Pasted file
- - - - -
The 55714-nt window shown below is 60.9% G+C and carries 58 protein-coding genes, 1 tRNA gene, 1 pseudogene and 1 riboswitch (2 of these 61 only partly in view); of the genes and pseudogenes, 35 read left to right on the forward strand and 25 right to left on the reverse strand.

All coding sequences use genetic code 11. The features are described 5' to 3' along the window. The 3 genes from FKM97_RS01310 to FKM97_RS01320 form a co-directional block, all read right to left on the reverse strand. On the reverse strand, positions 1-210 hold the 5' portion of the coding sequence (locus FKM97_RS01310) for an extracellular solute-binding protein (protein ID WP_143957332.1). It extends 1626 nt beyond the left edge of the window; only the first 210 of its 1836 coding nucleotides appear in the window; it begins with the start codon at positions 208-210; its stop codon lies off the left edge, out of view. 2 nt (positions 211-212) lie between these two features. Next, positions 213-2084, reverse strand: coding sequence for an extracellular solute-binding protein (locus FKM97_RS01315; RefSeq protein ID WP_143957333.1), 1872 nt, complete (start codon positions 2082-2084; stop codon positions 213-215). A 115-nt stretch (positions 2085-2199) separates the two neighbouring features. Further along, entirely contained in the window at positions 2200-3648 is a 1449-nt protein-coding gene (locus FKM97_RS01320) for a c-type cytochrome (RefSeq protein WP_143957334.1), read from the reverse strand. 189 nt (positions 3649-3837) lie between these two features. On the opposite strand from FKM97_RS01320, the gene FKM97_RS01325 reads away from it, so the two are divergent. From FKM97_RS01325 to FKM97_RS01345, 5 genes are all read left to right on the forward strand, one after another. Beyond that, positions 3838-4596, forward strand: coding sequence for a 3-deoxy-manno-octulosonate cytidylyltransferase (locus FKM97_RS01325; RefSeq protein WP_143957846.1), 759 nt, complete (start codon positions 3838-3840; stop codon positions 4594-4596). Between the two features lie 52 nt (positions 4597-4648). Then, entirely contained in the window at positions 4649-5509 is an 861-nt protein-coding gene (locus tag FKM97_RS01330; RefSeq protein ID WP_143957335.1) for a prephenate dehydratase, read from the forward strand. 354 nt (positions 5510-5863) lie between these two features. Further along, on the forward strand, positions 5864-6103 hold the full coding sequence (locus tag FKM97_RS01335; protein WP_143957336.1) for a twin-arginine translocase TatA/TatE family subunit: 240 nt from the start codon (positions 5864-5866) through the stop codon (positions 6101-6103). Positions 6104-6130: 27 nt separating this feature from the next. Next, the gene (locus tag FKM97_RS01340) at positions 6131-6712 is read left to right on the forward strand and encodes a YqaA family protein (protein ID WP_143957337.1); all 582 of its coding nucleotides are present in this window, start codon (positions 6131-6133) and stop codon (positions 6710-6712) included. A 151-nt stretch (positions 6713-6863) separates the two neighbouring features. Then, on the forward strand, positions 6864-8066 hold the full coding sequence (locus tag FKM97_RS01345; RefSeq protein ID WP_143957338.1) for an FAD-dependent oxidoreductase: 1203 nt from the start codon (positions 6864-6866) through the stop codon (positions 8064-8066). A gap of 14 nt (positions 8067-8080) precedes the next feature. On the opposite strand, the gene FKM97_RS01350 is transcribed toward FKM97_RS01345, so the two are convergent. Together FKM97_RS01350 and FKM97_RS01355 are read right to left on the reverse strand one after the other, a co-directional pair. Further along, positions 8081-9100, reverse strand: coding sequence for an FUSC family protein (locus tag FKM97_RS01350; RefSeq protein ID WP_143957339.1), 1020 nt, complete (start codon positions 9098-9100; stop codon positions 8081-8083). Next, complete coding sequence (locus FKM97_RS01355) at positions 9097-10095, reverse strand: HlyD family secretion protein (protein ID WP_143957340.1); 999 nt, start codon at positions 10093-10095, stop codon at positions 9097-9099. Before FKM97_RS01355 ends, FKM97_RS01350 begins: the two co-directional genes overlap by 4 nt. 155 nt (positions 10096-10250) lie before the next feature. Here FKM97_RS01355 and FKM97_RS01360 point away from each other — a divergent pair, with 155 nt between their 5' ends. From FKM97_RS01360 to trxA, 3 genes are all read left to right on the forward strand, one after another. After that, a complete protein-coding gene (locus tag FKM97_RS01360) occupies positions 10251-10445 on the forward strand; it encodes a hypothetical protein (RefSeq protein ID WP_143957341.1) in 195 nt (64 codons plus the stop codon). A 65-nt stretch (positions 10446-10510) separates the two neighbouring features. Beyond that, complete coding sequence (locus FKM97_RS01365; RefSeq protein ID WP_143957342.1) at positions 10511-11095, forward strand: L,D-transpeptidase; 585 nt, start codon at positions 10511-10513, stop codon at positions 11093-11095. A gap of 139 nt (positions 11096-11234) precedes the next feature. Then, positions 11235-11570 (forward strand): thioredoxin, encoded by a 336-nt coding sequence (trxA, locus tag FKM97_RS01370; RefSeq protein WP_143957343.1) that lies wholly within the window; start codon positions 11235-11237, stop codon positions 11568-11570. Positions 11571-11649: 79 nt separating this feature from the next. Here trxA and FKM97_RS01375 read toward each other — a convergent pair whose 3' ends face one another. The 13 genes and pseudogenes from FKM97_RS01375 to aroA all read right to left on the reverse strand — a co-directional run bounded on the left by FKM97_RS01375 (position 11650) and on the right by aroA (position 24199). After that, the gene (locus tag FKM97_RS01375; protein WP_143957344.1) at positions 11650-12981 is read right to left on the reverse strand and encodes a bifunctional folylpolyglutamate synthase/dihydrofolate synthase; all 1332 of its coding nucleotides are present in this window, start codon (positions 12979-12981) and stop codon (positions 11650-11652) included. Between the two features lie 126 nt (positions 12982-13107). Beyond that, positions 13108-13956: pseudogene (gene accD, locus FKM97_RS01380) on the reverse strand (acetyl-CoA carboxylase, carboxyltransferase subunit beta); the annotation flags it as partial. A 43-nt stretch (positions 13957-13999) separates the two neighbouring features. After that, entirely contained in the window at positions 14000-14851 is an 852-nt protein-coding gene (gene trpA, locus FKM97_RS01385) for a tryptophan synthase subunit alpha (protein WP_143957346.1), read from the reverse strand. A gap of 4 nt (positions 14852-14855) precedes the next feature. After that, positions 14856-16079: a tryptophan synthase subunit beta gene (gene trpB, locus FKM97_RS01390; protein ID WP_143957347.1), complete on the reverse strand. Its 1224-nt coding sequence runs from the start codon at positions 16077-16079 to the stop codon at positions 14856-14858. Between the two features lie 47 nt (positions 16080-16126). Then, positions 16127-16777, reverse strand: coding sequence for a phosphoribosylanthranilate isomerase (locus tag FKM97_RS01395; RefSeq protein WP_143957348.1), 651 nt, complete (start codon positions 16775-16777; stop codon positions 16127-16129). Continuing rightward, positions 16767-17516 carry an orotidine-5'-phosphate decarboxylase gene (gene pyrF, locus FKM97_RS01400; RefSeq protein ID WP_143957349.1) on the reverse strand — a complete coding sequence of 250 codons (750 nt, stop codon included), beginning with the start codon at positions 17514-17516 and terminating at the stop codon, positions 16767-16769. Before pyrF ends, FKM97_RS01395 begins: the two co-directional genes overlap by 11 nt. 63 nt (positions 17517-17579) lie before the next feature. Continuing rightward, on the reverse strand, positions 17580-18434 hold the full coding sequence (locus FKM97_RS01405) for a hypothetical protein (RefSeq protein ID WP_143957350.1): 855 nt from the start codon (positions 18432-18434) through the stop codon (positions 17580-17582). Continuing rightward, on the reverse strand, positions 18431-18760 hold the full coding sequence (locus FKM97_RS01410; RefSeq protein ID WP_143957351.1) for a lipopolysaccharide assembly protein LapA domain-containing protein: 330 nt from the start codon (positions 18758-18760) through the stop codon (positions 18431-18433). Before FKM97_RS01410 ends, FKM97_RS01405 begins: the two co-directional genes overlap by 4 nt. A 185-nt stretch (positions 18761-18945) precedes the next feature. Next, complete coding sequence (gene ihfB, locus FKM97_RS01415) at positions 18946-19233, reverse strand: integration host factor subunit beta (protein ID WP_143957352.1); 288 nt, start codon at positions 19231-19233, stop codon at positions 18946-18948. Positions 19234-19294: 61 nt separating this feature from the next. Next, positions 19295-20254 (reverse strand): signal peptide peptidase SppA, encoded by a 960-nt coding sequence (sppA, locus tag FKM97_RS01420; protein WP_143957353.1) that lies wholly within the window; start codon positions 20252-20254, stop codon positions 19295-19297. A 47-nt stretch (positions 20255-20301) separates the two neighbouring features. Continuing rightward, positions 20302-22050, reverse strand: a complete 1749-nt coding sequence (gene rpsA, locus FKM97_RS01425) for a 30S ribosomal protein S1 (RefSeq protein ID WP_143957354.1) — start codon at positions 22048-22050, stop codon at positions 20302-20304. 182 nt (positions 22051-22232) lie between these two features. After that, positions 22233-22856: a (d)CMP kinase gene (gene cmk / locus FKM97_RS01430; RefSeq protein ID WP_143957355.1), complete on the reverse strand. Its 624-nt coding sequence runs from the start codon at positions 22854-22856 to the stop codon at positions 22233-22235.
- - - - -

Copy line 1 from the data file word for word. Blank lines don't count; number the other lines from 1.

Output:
The 55714-nt window shown below is 60.9% G+C and carries 58 protein-coding genes, 1 tRNA gene, 1 pseudogene and 1 riboswitch (2 of these 61 only partly in view); of the genes and pseudogenes, 35 read left to right on the forward strand and 25 right to left on the reverse strand.